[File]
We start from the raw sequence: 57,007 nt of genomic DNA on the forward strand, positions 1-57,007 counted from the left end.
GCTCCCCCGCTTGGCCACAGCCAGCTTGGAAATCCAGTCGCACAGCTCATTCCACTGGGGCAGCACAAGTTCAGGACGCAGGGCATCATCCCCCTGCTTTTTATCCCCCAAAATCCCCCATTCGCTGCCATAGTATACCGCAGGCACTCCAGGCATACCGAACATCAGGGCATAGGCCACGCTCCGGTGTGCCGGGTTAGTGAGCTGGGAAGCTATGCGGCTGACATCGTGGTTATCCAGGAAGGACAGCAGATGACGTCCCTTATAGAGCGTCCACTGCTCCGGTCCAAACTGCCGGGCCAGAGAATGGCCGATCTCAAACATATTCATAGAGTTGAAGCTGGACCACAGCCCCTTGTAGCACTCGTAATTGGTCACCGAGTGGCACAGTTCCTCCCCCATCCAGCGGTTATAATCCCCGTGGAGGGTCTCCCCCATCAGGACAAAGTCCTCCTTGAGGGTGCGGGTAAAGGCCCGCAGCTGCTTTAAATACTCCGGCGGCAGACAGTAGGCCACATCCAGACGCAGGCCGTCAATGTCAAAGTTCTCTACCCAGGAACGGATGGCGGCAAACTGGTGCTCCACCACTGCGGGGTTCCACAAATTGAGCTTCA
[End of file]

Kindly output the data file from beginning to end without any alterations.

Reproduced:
We start from the raw sequence: 57,007 nt of genomic DNA on the forward strand, positions 1-57,007 counted from the left end.
GCTCCCCCGCTTGGCCACAGCCAGCTTGGAAATCCAGTCGCACAGCTCATTCCACTGGGGCAGCACAAGTTCAGGACGCAGGGCATCATCCCCCTGCTTTTTATCCCCCAAAATCCCCCATTCGCTGCCATAGTATACCGCAGGCACTCCAGGCATACCGAACATCAGGGCATAGGCCACGCTCCGGTGTGCCGGGTTAGTGAGCTGGGAAGCTATGCGGCTGACATCGTGGTTATCCAGGAAGGACAGCAGATGACGTCCCTTATAGAGCGTCCACTGCTCCGGTCCAAACTGCCGGGCCAGAGAATGGCCGATCTCAAACATATTCATAGAGTTGAAGCTGGACCACAGCCCCTTGTAGCACTCGTAATTGGTCACCGAGTGGCACAGTTCCTCCCCCATCCAGCGGTTATAATCCCCGTGGAGGGTCTCCCCCATCAGGACAAAGTCCTCCTTGAGGGTGCGGGTAAAGGCCCGCAGCTGCTTTAAATACTCCGGCGGCAGACAGTAGGCCACATCCAGACGCAGGCCGTCAATGTCAAAGTTCTCTACCCAGGAACGGATGGCGGCAAACTGGTGCTCCACCACTGCGGGGTTCCACAAATTGAGCTTCA